Little Miss Sunshine at The Lowry
They often say it’s the journey and not the destination that’s the most important thing but I think with Little Miss Sunshine the destination is the killer. The basics of the story is the dysfunctional Hoover family jump in their yellow mini bus to take their daughter, Olive all the way from New Mexico to California to partake in the Little Miss Sunshine competition.
Along the way the dramas of the individual characters play out whether it’s the fathers attempt to make money fast through a self help book deal or the doting grandfathers not so secret drug taking or the son who has take a vow of silence. The mother is deeply dissatisfied with the state of her marriage and her uncle attempted suicide over unrequited love.
Some of these stories work better than others but the actors are good in their roles. The side story around Uncle Steve’s unrequited love I find myself not caring about and this feels latched on. The flashback scene to when the Hoovers were in college feels clunky and out of place - I could have live without this scene in the play.
Overall I found the first half of the play a bit hit and miss. It’s a road trip, some of it works in my opinion, some of it doesn’t.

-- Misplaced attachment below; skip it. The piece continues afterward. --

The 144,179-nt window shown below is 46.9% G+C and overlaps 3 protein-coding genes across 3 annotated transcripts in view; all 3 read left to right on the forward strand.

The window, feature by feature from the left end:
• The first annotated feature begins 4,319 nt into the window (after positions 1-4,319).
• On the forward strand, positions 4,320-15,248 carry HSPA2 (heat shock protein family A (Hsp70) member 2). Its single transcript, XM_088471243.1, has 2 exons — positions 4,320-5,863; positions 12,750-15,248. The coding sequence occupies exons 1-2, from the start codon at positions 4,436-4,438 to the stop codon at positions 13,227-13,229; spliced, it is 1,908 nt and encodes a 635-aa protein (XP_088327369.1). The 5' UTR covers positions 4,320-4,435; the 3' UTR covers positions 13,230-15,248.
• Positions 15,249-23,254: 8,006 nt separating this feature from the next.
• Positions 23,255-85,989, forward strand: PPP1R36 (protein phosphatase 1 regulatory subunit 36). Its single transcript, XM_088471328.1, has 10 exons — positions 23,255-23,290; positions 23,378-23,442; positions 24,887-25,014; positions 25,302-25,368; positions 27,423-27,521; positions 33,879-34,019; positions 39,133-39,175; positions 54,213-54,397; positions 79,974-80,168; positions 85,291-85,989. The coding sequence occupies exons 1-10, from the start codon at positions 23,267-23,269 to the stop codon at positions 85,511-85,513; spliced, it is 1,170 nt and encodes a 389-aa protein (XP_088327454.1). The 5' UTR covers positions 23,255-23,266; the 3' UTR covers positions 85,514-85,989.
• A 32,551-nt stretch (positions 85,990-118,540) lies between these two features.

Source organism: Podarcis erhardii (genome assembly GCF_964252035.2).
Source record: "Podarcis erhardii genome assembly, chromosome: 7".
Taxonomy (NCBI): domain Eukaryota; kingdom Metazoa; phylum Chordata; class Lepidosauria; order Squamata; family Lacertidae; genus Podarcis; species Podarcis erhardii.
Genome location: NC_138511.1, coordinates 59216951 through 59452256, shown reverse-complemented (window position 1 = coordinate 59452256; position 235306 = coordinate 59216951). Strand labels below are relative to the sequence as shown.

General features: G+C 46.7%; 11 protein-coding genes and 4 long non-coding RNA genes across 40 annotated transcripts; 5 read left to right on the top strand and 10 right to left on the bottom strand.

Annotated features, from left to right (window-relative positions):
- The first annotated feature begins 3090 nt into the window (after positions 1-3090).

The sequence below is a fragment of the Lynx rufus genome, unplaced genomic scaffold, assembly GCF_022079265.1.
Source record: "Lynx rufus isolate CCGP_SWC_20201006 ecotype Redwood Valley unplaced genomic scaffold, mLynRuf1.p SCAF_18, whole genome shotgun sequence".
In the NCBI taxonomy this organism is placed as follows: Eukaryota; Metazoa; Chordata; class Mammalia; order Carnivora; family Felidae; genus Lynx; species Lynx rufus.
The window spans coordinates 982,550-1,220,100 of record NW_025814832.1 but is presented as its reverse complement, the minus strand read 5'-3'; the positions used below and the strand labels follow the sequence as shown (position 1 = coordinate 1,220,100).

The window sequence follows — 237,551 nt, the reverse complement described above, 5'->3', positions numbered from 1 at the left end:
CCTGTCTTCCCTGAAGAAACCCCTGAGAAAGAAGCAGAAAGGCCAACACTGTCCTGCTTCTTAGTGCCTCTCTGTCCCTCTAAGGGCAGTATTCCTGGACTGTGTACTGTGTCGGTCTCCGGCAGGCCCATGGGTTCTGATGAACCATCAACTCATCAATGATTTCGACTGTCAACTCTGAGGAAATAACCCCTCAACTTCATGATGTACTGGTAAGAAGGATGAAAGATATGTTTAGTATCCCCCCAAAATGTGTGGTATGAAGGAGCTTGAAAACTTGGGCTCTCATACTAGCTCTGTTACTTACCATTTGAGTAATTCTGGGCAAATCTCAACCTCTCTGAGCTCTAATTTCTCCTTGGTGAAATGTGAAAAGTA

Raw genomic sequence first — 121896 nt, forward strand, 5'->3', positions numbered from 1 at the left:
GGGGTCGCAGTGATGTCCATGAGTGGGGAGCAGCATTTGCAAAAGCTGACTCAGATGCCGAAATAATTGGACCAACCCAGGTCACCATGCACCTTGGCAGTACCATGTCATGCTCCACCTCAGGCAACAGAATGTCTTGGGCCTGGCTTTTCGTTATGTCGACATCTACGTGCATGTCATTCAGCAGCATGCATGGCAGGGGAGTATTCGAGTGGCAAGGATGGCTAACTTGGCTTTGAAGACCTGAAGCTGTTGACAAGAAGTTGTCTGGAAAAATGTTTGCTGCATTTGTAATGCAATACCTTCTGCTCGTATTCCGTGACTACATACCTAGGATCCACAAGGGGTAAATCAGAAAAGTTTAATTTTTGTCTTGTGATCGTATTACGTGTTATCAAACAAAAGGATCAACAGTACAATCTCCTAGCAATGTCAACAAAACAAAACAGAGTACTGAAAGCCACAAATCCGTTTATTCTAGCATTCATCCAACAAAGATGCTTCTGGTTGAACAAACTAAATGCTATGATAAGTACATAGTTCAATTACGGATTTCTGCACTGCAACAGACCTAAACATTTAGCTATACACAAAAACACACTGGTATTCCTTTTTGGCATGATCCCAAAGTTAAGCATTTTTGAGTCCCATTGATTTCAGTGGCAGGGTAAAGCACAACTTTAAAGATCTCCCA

The second half of Little Miss Sunshine really picks up and I find myself really enjoying the second half. Upon reaching their destination we see stories established in the first half pay off. Olive finally gets to partake in the competition, there are some great moments here. Miss California, the winner from previous years whilst only appearing briefly is comic genius and Imelda Warren-Green is a damn good singer. Olives finally number is hilarious and brings the whole family together despite the dramas each of the family has gone through to get this far.
In terms of character I would say they have all been on a journey hence the saying I mentioned at the start of this review, in terms of this performance the second half where they reach the destinations they’re headed is what makes me appreciate this version of Little Miss Sunshine. The family don’t all have solutions to their problems by the end of story and that’s okay because that’s life. Strong performances all round.
Dan Carter for Canal St Online